Chinese Government to demolish ancient city in Xinjiang | Connect Asia

Chinese Government to demolish ancient city in Xinjiang

Chinese Government to demolish ancient city in Xinjiang

Updated 18 January 2012, 19:50 AEDT

Three weeks ago violent clashes in Western China between ethnic Uighurs and Han Chinese saw nearly 200 people killed and over sixteen-hundred injured.

Now, the authorities are fearing that the conflict could spread from Xinjiang's regional capital Urumqi to Muslim-dominated Kashgar. The 2000-year old city, which is the cultural capital of the Uighurs was once a major centre on the silk road but the Government has decided that much of the old town is too unsafe and must be demolished.

Presenter: Stephen McDonell, ABC Australia Network's China correspondent

Xu Jianrong; Deputy Mayor of Kashgar; 90-year-old Uighur man

(Sound of chanting)

STEPHEN MCDONELL: I'm sitting on the roof of a grass-mud house, looking out over what remains of old Kashgar. On one side of the road below, traditional buildings have already been destroyed and construction teams are working on the flash new structures that will replace them.

On the other side of the road are the minarets, poplar trees and ramshackle mud brick communities of the old city. Some of the buildings in this old neighbourhood are over 500 years old.

The demolition in this the cultural capital of the Uyghurs is causing great distress here. The Government says that most of the old buildings are unsafe and, if there was ever an earthquake in Kashgar like that in Sichuan last year, the death toll would be huge amongst the 50,000 people living in the old city.

Deputy Mayor Xu Jianrong says that some houses can be renovated, some will be destroyed and, in areas, the city will be rebuilt in a traditional style.

XU JIANRONG (translated): If you're asking me for a percentage, how many will be restored, our current plans are area by area and we haven't completed them. But if the local people are happy, we'll take it to the next step. We'll accomplish this task together.

STEPHEN MCDONELL: Yet even if the Government is acting out of good will, most of the local Uyghurs don't trust their motives. One 90-year-old man wasn't afraid to speak out. We asked him what he thought of the claim by officials that they'll rebuild many parts of the old town using traditional Uighur designs.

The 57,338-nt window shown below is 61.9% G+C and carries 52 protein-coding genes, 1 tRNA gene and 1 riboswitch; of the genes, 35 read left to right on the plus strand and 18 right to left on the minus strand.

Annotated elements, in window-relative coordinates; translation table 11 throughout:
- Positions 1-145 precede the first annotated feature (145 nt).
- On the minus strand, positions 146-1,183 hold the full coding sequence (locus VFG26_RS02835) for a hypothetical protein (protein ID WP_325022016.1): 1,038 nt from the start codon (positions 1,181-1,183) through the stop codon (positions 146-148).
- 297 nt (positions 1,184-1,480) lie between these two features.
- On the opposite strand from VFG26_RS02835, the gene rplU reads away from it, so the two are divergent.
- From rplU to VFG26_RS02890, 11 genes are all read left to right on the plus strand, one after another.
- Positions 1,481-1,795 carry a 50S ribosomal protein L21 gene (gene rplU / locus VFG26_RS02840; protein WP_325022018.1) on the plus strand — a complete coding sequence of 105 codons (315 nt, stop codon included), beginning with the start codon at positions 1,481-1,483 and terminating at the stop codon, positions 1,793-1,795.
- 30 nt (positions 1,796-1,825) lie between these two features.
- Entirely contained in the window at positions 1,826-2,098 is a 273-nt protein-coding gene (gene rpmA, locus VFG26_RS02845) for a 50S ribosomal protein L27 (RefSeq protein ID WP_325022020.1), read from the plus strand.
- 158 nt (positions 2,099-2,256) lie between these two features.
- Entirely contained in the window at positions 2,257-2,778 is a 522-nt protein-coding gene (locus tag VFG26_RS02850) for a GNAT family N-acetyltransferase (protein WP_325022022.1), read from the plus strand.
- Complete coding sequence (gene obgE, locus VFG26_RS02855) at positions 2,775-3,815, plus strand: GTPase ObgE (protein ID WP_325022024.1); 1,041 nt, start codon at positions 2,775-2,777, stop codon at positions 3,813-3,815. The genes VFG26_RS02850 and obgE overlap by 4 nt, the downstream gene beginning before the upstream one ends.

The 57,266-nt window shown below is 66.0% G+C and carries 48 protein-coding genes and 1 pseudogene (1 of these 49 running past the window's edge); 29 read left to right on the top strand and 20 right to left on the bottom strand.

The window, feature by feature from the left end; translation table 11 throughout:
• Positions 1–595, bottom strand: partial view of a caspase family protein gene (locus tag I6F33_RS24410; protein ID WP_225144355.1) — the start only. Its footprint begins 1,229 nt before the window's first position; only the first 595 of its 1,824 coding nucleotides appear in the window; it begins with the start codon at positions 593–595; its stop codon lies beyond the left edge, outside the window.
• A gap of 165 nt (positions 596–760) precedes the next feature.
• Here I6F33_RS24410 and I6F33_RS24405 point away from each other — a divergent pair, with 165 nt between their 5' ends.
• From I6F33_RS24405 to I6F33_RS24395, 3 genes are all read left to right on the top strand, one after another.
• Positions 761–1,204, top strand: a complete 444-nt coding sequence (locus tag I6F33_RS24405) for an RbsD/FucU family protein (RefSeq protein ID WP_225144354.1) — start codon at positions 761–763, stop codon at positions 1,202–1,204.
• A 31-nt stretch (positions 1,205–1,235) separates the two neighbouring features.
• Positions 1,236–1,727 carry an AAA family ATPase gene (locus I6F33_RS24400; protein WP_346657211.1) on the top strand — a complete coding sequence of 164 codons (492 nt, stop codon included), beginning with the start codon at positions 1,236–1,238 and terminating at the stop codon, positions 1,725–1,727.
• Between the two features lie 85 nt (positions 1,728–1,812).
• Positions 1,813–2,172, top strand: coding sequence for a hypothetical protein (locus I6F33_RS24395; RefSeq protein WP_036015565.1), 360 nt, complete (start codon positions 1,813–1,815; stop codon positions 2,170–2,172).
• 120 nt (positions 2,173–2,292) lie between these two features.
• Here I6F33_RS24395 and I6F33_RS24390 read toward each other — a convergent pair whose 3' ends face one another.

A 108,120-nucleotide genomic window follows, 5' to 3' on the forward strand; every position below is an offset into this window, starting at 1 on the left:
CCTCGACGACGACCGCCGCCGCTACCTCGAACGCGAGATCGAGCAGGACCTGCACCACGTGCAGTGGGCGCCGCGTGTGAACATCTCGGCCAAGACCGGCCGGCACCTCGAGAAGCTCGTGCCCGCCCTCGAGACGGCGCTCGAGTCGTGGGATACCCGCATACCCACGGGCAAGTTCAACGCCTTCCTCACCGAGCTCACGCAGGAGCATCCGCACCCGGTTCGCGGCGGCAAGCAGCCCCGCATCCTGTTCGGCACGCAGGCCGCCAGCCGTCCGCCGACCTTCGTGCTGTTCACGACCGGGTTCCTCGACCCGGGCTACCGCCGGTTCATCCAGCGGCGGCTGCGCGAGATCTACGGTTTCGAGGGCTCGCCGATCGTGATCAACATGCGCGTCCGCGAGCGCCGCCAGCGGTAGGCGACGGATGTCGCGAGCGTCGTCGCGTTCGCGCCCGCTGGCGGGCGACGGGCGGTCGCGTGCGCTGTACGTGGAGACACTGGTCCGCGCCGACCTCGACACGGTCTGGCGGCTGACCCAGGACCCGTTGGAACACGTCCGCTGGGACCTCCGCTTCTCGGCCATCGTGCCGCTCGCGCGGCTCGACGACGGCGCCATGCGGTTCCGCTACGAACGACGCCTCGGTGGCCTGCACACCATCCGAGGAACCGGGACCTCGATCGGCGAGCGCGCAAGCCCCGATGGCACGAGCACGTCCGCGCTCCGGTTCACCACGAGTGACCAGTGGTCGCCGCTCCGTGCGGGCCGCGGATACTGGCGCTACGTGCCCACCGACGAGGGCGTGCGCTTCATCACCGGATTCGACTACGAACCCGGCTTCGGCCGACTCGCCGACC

MAN (translated): It's a total lie. They never tell the truth. There's not one official who speaks truthfully in Kashgar. All of them have lied and sent people to jail. They beat people, they wrong people, they receive money from the rich and that's who they promote.

STEPHEN MCDONELL: I've just walked into a cluster of little blacksmith shops over 400 years old. This is the last full day of work here. The whole block will be levelled by the end of the week.

The blacksmiths here have a verbal agreement from the Government that the area will be rebuilt and that they can come back in the future. But they don't know whether to believe what they've been told.

The arguments for and against the demolition are complex. According to some Uyghurs, the Chinese Government sees Kashgar as a hotbed of separatism so it's moving people out of the rabbit warren of the old city and into flats, because it's easier to control them there. The Deputy Mayor says this is utter nonsense.

XU JIANRONG (translated): We only want people to live in earthquake-resistant, safe, comfortable houses to improve their living conditions and surroundings.

STEPHEN MCDONELL: Following the clashes in Urumqi which killed nearly 200 people and injured 1,600, foreign journalists have been rushing to Kashgar to see if this city with a majority Uyghur population would also explode into violent conflict. The Government is now escorting journalists to the airport and telling them to leave.

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